John McGonigle Debuts with the Oileán H-B1

Powered by a finely-decorated Valjoux 88.

Hailing from Ireland’s most famous watchmaking family, John McGonigle is best known for being one half of the two brothers behind McGonigle Watches (and another brother is the chief instructor at the world-class watch school in Cambodia).

Having decided to strike out on his own last year – an amicable parting resulting from logistical challenges of working with his brother who is based in Switzerland – Mr McGonigle has just launched his own brand, Oileán, Gaelic for “island”, a nod to his home of Ireland. Pronounced “ill-awn”, the brand is making its debut with the Oileán H-B1, a triple-calendar chronograph powered by a new-old-stock Valjoux 88 movement.

John McGonigle

Initial thoughts

Well regarded by collectors and peers, Mr McGonigle’s first watch under his new brand has a vintage movement inside a titanium case. It’s a manageable 40 mm in diameter, but slightly thick at 14.2 mm high, an inevitable consequence of the Valjoux 88.

While the Valjoux 88 is not novel – it was widely used in the past – the calibre has been reworked a high standard. That includes several bridges and steel parts made from scratch, as well as hand finishing of all components. Because it is a triple-calendar chronograph

“I’ve tried to apply the same rigour to this watch as I used to for the high complications I worked on in the past,” says Mr McGonigle. Going by Mr McGonigle’s past work it is no doubt done very well.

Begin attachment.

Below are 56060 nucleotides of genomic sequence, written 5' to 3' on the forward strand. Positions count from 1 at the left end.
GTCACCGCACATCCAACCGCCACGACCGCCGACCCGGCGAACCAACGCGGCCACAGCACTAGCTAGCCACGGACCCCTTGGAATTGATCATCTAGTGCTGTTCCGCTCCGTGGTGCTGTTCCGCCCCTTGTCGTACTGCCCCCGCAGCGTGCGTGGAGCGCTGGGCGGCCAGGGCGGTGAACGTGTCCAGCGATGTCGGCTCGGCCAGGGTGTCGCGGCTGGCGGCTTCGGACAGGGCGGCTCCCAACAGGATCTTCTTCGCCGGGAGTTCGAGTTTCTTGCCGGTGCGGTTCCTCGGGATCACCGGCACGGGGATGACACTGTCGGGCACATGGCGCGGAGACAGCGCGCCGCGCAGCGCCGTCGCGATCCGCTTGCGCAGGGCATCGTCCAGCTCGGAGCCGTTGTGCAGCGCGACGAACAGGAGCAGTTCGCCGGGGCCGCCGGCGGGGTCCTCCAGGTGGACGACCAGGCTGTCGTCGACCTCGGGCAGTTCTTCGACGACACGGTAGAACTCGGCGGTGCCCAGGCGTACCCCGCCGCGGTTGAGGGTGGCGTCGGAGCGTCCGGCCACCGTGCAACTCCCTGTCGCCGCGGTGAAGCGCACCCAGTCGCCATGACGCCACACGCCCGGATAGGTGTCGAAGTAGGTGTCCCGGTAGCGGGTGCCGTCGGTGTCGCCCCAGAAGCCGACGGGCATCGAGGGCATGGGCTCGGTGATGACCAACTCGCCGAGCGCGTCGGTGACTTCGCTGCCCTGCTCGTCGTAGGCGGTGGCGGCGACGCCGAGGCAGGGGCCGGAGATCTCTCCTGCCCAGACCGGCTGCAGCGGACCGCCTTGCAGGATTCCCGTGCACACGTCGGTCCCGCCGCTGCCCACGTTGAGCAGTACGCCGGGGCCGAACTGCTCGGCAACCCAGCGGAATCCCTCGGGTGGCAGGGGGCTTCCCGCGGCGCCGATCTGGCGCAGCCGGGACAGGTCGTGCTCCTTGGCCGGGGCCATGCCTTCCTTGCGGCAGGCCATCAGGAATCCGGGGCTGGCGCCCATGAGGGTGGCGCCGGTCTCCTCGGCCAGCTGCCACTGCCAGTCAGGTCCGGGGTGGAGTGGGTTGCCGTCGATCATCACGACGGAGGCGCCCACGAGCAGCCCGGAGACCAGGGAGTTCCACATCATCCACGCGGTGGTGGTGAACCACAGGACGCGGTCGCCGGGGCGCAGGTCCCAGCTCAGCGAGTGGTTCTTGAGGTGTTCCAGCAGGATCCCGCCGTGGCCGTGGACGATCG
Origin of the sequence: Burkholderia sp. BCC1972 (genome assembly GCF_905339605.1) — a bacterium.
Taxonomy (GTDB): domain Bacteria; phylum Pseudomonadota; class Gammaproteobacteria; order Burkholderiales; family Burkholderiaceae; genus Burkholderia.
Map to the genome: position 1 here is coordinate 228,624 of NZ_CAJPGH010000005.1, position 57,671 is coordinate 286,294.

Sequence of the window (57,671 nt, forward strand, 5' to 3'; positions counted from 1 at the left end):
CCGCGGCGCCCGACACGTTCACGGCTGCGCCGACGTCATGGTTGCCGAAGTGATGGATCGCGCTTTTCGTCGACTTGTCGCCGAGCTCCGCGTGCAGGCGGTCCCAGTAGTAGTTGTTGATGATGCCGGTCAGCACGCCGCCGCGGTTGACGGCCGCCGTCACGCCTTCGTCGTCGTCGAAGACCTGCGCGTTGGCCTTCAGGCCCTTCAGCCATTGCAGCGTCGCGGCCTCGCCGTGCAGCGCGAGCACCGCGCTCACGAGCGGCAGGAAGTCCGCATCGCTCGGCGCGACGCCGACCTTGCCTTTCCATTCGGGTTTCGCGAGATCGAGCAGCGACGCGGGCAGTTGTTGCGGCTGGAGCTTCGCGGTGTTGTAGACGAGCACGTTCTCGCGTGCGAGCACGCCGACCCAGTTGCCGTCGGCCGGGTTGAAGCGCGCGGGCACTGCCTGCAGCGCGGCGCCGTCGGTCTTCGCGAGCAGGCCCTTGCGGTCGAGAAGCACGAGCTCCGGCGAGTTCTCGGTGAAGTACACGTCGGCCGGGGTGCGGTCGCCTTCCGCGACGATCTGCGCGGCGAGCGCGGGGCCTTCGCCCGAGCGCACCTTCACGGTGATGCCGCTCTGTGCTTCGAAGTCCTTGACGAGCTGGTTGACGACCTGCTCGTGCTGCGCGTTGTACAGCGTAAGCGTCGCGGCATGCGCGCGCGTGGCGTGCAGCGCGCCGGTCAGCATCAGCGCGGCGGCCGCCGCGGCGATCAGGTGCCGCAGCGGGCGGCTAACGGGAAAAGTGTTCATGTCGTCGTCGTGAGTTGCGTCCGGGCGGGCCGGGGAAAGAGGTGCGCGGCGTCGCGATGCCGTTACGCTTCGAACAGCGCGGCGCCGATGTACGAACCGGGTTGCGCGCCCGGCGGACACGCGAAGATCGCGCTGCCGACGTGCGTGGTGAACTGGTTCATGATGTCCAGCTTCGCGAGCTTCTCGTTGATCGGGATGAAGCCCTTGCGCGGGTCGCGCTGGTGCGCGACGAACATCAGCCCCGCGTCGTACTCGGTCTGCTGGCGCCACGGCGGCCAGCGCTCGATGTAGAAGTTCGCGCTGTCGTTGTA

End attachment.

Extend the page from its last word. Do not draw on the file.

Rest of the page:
The look is modern – the dial is smoked sapphire for instance – but also slightly generic. That said, it has enough details and quality to keep it interesting.

The price is equivalent to about US$25,000, which is fair relative to the quality of the reworking and finishing of the movement. Mr McGonigle is likely to develop a proprietary calibre for his next creation, so stayed tuned.

Valjoux remade

From the same family of movements as the more-common Valjoux 22 and 72, the Valjoux 88 was used by a variety of brands, including Heuer, Breitling, and Minerva. In the past, the Valjoux was typically plainly finished and largely functional.

Mr McGonigle has dressed it up in haute horlogerie fashion. “All components are bevelled and polished by hand, the steelwork is flat grained on a shellac stone,” says Mr McGonigle, “While the screws are slotted, bevelled and flat polished on a tin block with diamond paste.”

The chronograph bridge is one of the part produced by Mr McGonigle, and it’s been open-worked to show off the high level of finishing – it has six bevelled, sharp inward corners on its inner edge. Similarly, all of the chronograph levels are straight grained on top, with mirror-polished bevels on their edges.

The only bit that looks out of place is the stock Trivois regulator; a slightly fancier regulator would have been more visually coherent, even if it didn’t offer any functional advantages.

Notice the polished, bevelled edges on the barrel bridge below the chronograph bridge

The mirror-polished reset cam for the chronograph



Key facts and price

Oileán H-B1

Case diameter: 40 mm
Height: 14.2 mm
Material: Titanium
Crystal: Sapphire
Water resistance:
 30 m

Movement: Valjoux 88
Features: Hours, minutes, seconds, chronograph, and triple calendar with moon phase
Frequency: 21,600 beats per hour (3 Hz)
Winding: Hand-wound
Power reserve: 40 hours

Strap: Leather with titanium pin buckle

Limited edition: Eight pieces produced a year
 Direct from Oileán
Price: €23,500 before taxes

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